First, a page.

The gap between a working exploit being developed and the necessary patch being applied is a period of heightened—and avoidable – exposure to risk. One of the primary problems is that there is a disconnect between the priorities of IT and security teams. Where security teams take a proactive approach, the IT teams responsible for implementing patches tend to take a more reactive approach, potentially hindering the patch management program overall.

Reactive patch management

IT teams are busy. Patching vulnerable systems and applications is just one part of a very long list of tasks the IT team is responsible for. Everything is important on some level and it all needs to get done, so it’s understandable that patching may not always be the highest priority.

The problem is that if everything is a priority, then nothing is. Frequently, IT teams find themselves in a vicious cycle of constantly putting out fires – running from urgent issue to urgent issue because they never make the time to approach the situation proactively.

Risk assessment and context

The reality is that not every vulnerability is urgent – and that even the urgent ones aren’t necessarily a top priority for every vulnerable system or application. You need to have the right context to understand your exposure to risk.

You might have 100 systems affected by a vulnerability rated as “Critical”. If 84 of those systems don’t contain sensitive data and are not directly connected to other vulnerable or sensitive systems, they aren’t a top priority. Of the remaining 16, if 5 of those are systems that are public facing and you have other mitigating security controls in place, they also don’t need to be a top priority. The remaining 11 – the ones that are vulnerable, contain sensitive data or critical business functions, and are connected to the public internet – are the systems you should focus on first.

11 is a much more manageable number than 100. If you address just these 11 systems, though, you greatly reduce your attack surface and your exposure to risk. Having context enables you to prioritize effectively.

Proactive patch management

In an ideal world, all of your vulnerable systems would be patched, but in the real world you don’t have to patch every vulnerability right now. Proactive patch management is focused on protecting the systems and applications that are most important from a business perspective and reducing the overall attack surface.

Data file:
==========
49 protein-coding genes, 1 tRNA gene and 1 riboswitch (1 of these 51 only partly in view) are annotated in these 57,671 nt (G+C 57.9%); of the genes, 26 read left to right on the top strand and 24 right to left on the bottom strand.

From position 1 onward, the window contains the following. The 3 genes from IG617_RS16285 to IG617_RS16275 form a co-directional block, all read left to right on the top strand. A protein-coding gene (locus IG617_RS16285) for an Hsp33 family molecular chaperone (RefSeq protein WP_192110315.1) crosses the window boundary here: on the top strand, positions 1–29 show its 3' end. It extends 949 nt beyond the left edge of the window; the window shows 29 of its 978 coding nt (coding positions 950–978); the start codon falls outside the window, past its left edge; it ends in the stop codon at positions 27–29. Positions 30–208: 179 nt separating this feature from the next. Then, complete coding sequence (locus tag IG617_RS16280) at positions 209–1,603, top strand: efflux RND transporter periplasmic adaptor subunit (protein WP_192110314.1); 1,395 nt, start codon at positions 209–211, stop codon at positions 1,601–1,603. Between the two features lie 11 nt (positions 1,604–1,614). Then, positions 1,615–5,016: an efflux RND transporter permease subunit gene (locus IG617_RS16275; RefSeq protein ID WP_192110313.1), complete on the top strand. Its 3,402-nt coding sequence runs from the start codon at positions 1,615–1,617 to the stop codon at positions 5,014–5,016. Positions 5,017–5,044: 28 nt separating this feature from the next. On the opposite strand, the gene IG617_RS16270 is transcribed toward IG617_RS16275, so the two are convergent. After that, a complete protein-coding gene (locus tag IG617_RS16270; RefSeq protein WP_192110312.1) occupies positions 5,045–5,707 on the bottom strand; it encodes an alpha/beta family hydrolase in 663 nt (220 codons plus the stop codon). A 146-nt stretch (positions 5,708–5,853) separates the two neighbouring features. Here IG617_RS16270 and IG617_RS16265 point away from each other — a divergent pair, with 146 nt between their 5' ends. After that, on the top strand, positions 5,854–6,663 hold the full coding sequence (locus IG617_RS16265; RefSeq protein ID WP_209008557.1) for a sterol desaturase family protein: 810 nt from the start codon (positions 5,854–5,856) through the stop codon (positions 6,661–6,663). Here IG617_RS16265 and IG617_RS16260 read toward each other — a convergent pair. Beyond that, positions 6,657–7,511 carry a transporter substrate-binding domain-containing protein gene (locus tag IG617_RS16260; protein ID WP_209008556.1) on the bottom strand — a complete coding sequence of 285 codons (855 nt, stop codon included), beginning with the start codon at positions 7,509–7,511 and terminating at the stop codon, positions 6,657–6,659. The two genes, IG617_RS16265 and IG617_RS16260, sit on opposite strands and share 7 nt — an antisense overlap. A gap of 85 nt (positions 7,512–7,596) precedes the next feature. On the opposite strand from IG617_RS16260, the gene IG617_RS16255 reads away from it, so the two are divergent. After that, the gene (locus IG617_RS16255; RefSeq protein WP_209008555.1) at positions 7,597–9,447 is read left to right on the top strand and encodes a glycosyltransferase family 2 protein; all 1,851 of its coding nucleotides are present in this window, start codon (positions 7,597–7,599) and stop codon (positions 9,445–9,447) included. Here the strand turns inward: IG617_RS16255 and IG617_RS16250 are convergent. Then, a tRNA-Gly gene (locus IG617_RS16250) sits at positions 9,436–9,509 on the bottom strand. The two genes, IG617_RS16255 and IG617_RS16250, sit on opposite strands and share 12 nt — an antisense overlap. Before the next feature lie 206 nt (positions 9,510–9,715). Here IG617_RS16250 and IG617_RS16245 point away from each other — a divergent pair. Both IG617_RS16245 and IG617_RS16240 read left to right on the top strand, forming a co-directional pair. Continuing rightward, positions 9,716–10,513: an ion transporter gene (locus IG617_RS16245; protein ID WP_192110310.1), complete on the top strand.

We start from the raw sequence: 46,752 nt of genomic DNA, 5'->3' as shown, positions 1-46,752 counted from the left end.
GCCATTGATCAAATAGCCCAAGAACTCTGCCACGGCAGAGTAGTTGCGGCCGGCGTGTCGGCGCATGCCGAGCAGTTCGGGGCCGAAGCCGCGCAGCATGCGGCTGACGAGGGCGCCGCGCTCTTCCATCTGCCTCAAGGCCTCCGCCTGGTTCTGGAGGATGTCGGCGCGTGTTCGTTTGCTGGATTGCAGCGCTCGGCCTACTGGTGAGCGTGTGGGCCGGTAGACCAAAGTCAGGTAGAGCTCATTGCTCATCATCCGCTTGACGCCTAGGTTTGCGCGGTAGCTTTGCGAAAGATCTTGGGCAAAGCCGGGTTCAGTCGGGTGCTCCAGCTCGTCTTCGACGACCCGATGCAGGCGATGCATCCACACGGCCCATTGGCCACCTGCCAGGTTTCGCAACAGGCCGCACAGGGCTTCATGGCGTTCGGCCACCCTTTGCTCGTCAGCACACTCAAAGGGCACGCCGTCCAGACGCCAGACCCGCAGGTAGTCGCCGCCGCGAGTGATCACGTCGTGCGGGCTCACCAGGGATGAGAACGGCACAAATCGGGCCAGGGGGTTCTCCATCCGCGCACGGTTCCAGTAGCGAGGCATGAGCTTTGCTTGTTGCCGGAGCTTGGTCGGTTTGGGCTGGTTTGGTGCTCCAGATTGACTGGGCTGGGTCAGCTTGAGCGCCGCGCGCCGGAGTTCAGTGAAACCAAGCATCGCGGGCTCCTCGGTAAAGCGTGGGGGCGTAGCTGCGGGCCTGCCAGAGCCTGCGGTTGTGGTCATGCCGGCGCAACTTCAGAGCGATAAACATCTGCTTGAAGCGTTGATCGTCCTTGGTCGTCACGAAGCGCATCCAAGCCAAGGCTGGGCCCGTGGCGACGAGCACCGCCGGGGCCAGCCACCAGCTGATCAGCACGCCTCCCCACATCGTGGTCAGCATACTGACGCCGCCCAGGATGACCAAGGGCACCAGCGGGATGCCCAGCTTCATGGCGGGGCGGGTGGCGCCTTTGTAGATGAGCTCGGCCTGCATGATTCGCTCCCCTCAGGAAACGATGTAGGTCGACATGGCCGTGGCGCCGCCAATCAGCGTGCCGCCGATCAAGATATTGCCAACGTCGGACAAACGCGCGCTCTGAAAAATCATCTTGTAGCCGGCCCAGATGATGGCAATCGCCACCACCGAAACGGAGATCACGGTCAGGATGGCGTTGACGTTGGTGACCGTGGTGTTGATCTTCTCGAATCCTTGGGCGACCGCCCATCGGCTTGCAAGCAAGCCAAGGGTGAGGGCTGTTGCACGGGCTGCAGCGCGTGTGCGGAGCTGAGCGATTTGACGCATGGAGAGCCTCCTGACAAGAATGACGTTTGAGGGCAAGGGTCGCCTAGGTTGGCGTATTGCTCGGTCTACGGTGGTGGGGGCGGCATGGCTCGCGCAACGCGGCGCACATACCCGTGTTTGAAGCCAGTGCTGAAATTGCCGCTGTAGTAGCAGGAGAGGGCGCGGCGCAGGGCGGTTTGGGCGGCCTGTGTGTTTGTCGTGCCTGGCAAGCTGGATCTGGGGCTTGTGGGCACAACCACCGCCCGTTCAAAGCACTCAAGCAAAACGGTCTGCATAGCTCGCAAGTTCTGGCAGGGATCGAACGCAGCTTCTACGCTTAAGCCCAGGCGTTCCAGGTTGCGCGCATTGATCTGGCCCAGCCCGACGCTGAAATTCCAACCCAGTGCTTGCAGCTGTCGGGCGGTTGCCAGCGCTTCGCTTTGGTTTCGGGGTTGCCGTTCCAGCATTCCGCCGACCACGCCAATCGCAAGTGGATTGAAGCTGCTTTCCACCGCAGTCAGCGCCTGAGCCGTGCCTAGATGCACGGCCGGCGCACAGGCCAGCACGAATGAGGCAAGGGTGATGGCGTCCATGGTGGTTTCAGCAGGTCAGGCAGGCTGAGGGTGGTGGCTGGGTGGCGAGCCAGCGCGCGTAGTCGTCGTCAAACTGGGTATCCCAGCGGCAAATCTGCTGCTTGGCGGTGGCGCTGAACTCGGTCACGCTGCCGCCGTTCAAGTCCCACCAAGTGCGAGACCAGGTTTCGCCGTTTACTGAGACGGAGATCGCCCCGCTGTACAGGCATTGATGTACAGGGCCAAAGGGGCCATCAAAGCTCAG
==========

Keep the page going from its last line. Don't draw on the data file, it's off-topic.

You must at least be aware of the vulnerabilities in the first place, though. You need to have an accurate IT asset inventory and comprehensive visibility so you know where all of your systems and applications are, and what they’re connected to. Armed with that information, you can prioritize your efforts based on context and potential impact, and be proactive about patching and updating the systems that need it the most.

McAfee joins Sophos, Avira, Avast—the latest Windows update breaks them all

A colorized transmission electron micrograph (TEM) of an Ebola virus virion. (Cynthia Goldsmith)

Enlarge / A colorized transmission electron micrograph (TEM) of an Ebola virus virion. (Cynthia Goldsmith)

The most recent Windows patch, released April 9, seems to have done something (still to be determined) that’s causing problems with anti-malware software. Over the last few days, Microsoft has been adding more and more antivirus scanners to its list of known issues. As of publication time, client-side antivirus software from Sophos, Avira, ArcaBit, Avast, and most recently McAfee are all showing problems with the patch.

Affected machines seem to be fine until an attempt is made to log in, at which point the system grinds to a halt. It’s not immediately clear if systems are freezing altogether or just going extraordinarily slowly. Some users have reported that they can log in, but the process takes ten or more hours. Logging in to Windows 7, 8.1, Server 2008 R2, Server 2012, and Server 2012 R2 are all affected.

Booting into safe mode is unaffected, and the current advice is to use this method to disable the antivirus applications and allow the machines to boot normally. Sophos additionally reports that adding the antivirus software’s own directory to the list of excluded locations also serves as a fix, which is a little strange.

Microsoft is currently blocking the update for Sophos, Avira, and ArcaBit users, with McAfee still under investigation. ArcaBit and Avast have published updates that address the problem. Avast recommends leaving systems at the login screen for about 15 minutes and then rebooting; the antivirus software should then update itself automatically in the background.

Avast and McAfee also provide a hint at the root cause: it appears that Microsoft has made a change to CSRSS (“client/server runtime subsystem”), a core component of Windows that coordinates and manages Win32 applications. This is reportedly making the antivirus software deadlock. The antivirus applications are trying to get access to some resource, but they’re blocked from doing so because they have already taken exclusive access to the resource.

Given that patches have appeared from antivirus vendors rather than an update from Microsoft, it suggests (though does not guarantee) that whatever change Microsoft made to CSRSS is revealing latent bugs in the antivirus software. On the other hand, it’s possible that CSRSS is now doing something that Microsoft previously promised wouldn’t happen.